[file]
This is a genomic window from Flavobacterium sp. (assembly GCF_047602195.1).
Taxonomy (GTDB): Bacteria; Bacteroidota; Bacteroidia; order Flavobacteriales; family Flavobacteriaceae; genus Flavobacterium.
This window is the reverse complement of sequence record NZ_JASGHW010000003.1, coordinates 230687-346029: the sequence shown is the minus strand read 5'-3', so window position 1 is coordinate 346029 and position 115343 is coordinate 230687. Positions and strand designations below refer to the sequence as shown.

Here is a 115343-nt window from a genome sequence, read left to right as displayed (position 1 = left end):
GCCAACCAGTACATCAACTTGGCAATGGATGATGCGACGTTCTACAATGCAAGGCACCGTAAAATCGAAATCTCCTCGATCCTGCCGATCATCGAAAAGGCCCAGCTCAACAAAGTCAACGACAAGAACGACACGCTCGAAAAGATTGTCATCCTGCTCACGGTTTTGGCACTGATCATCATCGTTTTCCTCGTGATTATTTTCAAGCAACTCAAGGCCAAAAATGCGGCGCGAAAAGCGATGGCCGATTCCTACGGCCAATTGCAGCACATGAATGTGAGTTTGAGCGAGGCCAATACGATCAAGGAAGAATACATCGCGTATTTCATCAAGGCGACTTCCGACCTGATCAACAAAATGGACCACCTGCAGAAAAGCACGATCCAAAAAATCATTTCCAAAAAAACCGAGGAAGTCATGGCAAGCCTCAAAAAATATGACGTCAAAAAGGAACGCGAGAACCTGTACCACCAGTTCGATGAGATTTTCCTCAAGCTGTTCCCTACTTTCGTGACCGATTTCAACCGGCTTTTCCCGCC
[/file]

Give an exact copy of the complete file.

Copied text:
This is a genomic window from Flavobacterium sp. (assembly GCF_047602195.1).
Taxonomy (GTDB): Bacteria; Bacteroidota; Bacteroidia; order Flavobacteriales; family Flavobacteriaceae; genus Flavobacterium.
This window is the reverse complement of sequence record NZ_JASGHW010000003.1, coordinates 230687-346029: the sequence shown is the minus strand read 5'-3', so window position 1 is coordinate 346029 and position 115343 is coordinate 230687. Positions and strand designations below refer to the sequence as shown.

Here is a 115343-nt window from a genome sequence, read left to right as displayed (position 1 = left end):
GCCAACCAGTACATCAACTTGGCAATGGATGATGCGACGTTCTACAATGCAAGGCACCGTAAAATCGAAATCTCCTCGATCCTGCCGATCATCGAAAAGGCCCAGCTCAACAAAGTCAACGACAAGAACGACACGCTCGAAAAGATTGTCATCCTGCTCACGGTTTTGGCACTGATCATCATCGTTTTCCTCGTGATTATTTTCAAGCAACTCAAGGCCAAAAATGCGGCGCGAAAAGCGATGGCCGATTCCTACGGCCAATTGCAGCACATGAATGTGAGTTTGAGCGAGGCCAATACGATCAAGGAAGAATACATCGCGTATTTCATCAAGGCGACTTCCGACCTGATCAACAAAATGGACCACCTGCAGAAAAGCACGATCCAAAAAATCATTTCCAAAAAAACCGAGGAAGTCATGGCAAGCCTCAAAAAATATGACGTCAAAAAGGAACGCGAGAACCTGTACCACCAGTTCGATGAGATTTTCCTCAAGCTGTTCCCTACTTTCGTGACCGATTTCAACCGGCTTTTCCCGCC